Yet no sooner is Zion in labor
     than she gives birth to her children.
9 Do I bring to the moment of birth
     and not give delivery?” says the Lord.
  “Do I close up the womb
     when I bring to delivery?” says your God.
10 “Rejoice with Jerusalem and be glad for her,
      all you who love her;
   rejoice greatly with her,
      all you who mourn over her.
11 For you will nurse and be satisfied
      at her comforting breasts;
   you will drink deeply
      and delight in her overflowing abundance.”


The prophet turns to those that trembled at God's word, to comfort and encourage them. The Lord will appear, to the joy of the humble believer, and to the confusion of hypocrites and persecutors. When the Spirit was poured out, and the gospel went forth from Zion, multitudes were converted in a little time. The word of God, especially his promises, and ordinances, are the consolations of the church. The true happiness of all Christians is increased by every convert brought to Christ.

From the Gospels
Luke 13:31-35
Jesus as Mother Hen Laments over Jerusalem

13:31 At that time some Pharisees came to Jesus and said to him, “Leave this place and go somewhere else. Herod wants to kill you.”

32 He replied, “Go tell that fox, ‘I will keep on driving out demons and healing people today and tomorrow, and on the third day I will reach my goal.’ 33 In any case, I must press on today and tomorrow and the next day—for surely no prophet can die outside Jerusalem!

34 “Jerusalem, Jerusalem, you who kill the prophets and stone those sent to you, how often I have longed to gather your children together, as a hen gathers her chicks under her wings, and you were not willing. 35 Look, your house is left to you desolate. I tell you, you will not see me again until you say, ‘Blessed is he who comes in the name of the Lord.’”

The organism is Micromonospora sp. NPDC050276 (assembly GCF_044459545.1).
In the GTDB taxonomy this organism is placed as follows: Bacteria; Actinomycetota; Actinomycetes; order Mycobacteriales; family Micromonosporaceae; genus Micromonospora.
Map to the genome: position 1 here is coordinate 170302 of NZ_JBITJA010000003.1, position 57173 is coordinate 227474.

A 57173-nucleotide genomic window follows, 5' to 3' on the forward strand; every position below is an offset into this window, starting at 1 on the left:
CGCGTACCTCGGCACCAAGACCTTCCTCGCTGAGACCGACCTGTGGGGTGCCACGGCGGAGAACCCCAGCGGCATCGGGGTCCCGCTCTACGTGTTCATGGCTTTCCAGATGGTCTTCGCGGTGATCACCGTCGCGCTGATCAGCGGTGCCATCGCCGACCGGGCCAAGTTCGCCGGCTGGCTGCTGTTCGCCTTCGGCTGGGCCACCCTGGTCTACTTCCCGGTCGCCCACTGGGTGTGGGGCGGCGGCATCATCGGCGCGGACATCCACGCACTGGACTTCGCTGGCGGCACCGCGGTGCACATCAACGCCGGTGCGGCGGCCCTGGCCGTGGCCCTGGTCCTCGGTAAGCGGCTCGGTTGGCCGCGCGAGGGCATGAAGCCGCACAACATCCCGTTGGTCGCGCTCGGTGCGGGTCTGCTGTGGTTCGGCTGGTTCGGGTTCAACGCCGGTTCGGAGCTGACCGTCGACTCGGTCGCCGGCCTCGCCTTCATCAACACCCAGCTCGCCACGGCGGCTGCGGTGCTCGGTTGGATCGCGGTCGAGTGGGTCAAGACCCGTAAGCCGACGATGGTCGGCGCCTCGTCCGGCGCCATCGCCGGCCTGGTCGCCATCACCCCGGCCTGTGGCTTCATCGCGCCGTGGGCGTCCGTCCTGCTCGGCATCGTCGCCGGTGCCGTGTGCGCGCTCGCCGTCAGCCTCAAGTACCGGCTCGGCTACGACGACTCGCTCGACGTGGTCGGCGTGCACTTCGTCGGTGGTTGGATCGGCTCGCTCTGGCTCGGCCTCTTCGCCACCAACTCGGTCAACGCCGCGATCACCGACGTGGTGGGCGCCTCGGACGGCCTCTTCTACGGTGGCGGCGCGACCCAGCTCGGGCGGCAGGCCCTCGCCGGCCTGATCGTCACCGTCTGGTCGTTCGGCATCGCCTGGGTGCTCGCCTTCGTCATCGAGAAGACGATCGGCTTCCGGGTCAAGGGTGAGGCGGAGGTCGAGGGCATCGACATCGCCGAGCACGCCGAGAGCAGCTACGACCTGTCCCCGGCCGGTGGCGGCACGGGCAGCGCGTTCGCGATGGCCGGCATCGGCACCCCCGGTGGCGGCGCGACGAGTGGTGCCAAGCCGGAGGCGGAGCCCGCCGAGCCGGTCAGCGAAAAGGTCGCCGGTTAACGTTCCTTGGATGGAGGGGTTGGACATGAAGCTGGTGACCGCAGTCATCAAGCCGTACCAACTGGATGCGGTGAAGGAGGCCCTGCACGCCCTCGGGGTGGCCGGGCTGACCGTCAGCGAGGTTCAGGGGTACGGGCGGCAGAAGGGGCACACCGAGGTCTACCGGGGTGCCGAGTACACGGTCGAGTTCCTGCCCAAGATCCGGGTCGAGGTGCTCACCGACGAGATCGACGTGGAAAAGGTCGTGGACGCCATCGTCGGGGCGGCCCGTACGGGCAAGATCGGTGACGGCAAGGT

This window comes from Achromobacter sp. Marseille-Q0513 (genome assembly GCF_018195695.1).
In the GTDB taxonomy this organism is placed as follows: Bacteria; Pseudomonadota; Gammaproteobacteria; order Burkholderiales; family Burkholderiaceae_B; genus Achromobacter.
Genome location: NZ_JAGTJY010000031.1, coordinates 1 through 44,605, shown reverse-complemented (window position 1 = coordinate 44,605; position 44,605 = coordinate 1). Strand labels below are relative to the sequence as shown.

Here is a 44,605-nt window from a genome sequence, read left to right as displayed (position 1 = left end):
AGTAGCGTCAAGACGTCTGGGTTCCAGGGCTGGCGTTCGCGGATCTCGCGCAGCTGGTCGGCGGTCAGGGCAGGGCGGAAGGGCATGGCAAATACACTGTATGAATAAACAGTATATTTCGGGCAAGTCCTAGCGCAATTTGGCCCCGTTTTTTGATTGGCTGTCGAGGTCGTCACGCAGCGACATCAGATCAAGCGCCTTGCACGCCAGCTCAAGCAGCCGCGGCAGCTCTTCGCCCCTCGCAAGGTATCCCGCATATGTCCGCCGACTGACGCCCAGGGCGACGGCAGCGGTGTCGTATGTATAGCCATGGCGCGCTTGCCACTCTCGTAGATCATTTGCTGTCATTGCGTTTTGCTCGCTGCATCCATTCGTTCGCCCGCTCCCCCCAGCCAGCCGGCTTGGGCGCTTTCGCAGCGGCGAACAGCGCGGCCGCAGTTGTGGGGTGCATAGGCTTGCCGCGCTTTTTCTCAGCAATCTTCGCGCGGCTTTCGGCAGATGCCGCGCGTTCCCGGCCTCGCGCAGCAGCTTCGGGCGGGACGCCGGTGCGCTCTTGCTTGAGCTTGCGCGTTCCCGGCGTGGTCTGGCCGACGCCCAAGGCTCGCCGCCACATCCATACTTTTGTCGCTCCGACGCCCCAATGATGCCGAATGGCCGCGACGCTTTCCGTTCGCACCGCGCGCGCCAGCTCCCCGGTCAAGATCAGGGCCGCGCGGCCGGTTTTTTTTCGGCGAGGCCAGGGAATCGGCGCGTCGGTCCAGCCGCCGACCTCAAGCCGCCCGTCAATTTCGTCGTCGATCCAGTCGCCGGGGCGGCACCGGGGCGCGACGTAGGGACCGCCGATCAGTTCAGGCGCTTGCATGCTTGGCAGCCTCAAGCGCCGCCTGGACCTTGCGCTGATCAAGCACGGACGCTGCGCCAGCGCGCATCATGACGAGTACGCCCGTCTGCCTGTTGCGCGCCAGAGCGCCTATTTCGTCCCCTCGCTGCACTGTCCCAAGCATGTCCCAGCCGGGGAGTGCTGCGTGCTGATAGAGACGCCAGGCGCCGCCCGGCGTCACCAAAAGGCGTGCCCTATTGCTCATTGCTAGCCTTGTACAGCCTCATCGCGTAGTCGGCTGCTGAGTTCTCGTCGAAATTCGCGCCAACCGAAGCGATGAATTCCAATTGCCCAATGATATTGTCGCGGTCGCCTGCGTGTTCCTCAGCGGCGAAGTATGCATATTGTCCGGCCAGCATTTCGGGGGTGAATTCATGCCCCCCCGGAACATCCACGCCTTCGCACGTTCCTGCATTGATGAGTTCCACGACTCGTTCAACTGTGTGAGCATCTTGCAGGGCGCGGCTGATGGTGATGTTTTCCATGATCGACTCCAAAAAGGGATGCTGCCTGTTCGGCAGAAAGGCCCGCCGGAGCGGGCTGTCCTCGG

Christ, in calling Herod a fox, gave him his true character. The greatest of men were accountable to God, therefore it became him to call this proud king by his own name; but it is not an example for us. I know, said our Lord, that I must die very shortly; when I die, I shall be perfected, I shall have completed my undertaking. It is good for us to look upon the time we have before us as but little, that we may thereby be quickened to do the work of the day in its day. The wickedness of persons and places which more than others profess religion and relation to God, especially displeases and grieves the Lord Jesus. The judgment of the great day will convince unbelievers; but let us learn thankfully to welcome, and to profit by all who come in the name of the Lord, to call us to partake of his great salvation.

Today’s Lectionary Readings are selected from the Revised Common Lectionary Daily Readings, a three-year cyclical lectionary. We are currently in Year C. Beginning with the first Sunday of Advent in 2022, we will be in Year A. The year which ended at Advent 2021 was Year B. These readings complement the Sunday and festival readings: Thursday through Saturday readings help prepare the reader for the Sunday ahead; Monday through Wednesday readings help the reader reflect and digest what they heard in worship. Revised Common Lectionary Daily Readings, copyright © 2005 Consultation on Common Texts. The Bible texts of the Old Testament, Epistle, and Gospel lessons are from The Holy Bible, New International Version®, NIV® Copyright ©1973, 1978, 1984, 2011 by Biblica, Inc.® Used by permission. All rights reserved worldwide. Commentaries from Matthew Henry's Concise Commentary on the Bible.